What to do: Check whether your report contains all active credit accounts. Contact the lender or bureau if you detect any missing credit account. Raise a dispute as soon as you find unrecognised credit account(s) in your report. It can be the result of identity theft.

Check your loan repayment details: Credit reports contain detailed credit repayment history of a borrower. This will include all timely payments as well as all late and part payments.

Why check: Your loan and credit card repayment history contributes the most to your credit score. Lenders study your past repayments to understand how often you have paid your dues by due date and whether those repayments were in part or full. They use this analysis to predict your future credit behaviour on the basis of which they approve your loan or credit card application. Thus, any missed or wrong information may significantly affect your credit score and future loan eligibility.

What to do: Match your repayment history with the records in your credit report, especially the details of missed, part and late repayments. Contact your lender or credit bureau to make necessary corrections.
Check your personal details: Your credit report lists your personal data such as name, mobile number, PAN and other communication details mentioned in each of the credit facilities.

Why check: Checking your personal details will help you confirm whether the banks have incorporated the changes, if any, requested by you. Moreover, as lenders go through your credit report before approving your credit application, a mismatch in the information mentioned in your credit report and credit application may lead them to reject your application.

What to do: First, contact your lenders to correct the wrong or outdated entries listed in the personal details section. Raise a dispute with the bureau if those have been caused by clerical errors on the bureau's part.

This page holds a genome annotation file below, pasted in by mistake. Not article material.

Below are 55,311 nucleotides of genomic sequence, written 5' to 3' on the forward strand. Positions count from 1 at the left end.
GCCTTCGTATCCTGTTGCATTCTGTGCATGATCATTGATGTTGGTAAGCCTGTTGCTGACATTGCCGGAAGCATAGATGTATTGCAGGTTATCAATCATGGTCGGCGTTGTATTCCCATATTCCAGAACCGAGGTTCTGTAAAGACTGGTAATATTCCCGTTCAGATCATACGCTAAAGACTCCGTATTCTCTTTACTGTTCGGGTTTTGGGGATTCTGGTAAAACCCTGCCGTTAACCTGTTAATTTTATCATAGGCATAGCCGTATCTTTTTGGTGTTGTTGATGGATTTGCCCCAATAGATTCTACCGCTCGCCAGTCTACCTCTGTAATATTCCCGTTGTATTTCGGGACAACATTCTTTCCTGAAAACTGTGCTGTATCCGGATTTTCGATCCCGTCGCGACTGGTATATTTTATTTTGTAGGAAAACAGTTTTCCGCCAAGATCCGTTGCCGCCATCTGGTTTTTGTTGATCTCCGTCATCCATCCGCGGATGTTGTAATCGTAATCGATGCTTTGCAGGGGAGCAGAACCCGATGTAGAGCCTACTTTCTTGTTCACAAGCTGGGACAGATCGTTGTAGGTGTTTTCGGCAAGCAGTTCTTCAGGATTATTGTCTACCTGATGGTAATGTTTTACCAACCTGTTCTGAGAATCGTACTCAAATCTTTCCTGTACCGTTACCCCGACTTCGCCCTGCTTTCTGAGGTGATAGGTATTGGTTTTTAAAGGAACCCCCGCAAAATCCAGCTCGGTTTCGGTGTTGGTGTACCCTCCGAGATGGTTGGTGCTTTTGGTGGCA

Find out your credit utilisation ratio:
This is the ratio of total credit card outstanding against total credit limit available on your credit card/s. For instance, if you have two credit cards with credit limits of Rs 100,000 and Rs 80,000, and outstanding balances of Rs 17,000 and Rs 10,000, respectively, your credit utilisation ratio for that month is 15 per cent.

Why check: Credit utilisation ratio is one of the major contributing factors to your credit score. Lenders prefer to lend to borrowers with credit utilisation ratio of less than 30-40 per cent. A borrower with higher credit utilisation ratio is considered credit-hungry, hence more likely to default.

What to do: Try to keep your credit utilisation ratio within 30-40 per cent. Increase your credit limit or apply for additional credit cards if your utilisation ratio regularly exceeds 40 per cent of your total credit limit.
Regular checks and analysis of your credit report will not only help you identify errors or identify theft that may have taken place, but also enables you to understand the factors that determine your credit score and take steps to make it stronger.

Radhika Binani is Chief Products Officer,